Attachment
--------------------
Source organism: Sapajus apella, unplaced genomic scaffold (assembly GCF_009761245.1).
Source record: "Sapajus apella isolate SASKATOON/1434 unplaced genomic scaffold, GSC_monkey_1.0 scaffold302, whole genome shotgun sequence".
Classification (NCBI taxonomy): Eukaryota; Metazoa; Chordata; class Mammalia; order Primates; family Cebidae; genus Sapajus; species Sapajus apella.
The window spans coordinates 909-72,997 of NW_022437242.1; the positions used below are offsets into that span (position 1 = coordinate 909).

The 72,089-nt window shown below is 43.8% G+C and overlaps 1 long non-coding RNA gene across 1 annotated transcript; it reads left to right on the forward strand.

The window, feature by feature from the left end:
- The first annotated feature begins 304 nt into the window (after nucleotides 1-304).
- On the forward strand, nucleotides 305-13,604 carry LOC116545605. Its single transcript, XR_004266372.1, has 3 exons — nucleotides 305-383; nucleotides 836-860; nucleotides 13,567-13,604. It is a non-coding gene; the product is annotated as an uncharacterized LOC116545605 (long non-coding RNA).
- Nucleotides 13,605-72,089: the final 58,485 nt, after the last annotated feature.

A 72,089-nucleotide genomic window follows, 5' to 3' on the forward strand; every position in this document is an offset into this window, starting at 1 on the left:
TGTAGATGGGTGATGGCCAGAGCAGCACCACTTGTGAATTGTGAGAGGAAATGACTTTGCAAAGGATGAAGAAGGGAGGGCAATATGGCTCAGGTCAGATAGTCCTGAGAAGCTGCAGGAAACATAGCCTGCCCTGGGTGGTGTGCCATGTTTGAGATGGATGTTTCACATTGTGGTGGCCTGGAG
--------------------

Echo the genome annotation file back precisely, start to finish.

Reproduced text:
Source organism: Sapajus apella, unplaced genomic scaffold (assembly GCF_009761245.1).
Source record: "Sapajus apella isolate SASKATOON/1434 unplaced genomic scaffold, GSC_monkey_1.0 scaffold302, whole genome shotgun sequence".
Classification (NCBI taxonomy): Eukaryota; Metazoa; Chordata; class Mammalia; order Primates; family Cebidae; genus Sapajus; species Sapajus apella.
The window spans coordinates 909-72,997 of NW_022437242.1; the positions used below are offsets into that span (position 1 = coordinate 909).

The 72,089-nt window shown below is 43.8% G+C and overlaps 1 long non-coding RNA gene across 1 annotated transcript; it reads left to right on the forward strand.

The window, feature by feature from the left end:
- The first annotated feature begins 304 nt into the window (after nucleotides 1-304).
- On the forward strand, nucleotides 305-13,604 carry LOC116545605. Its single transcript, XR_004266372.1, has 3 exons — nucleotides 305-383; nucleotides 836-860; nucleotides 13,567-13,604. It is a non-coding gene; the product is annotated as an uncharacterized LOC116545605 (long non-coding RNA).
- Nucleotides 13,605-72,089: the final 58,485 nt, after the last annotated feature.

A 72,089-nucleotide genomic window follows, 5' to 3' on the forward strand; every position in this document is an offset into this window, starting at 1 on the left:
TGTAGATGGGTGATGGCCAGAGCAGCACCACTTGTGAATTGTGAGAGGAAATGACTTTGCAAAGGATGAAGAAGGGAGGGCAATATGGCTCAGGTCAGATAGTCCTGAGAAGCTGCAGGAAACATAGCCTGCCCTGGGTGGTGTGCCATGTTTGAGATGGATGTTTCACATTGTGGTGGCCTGGAG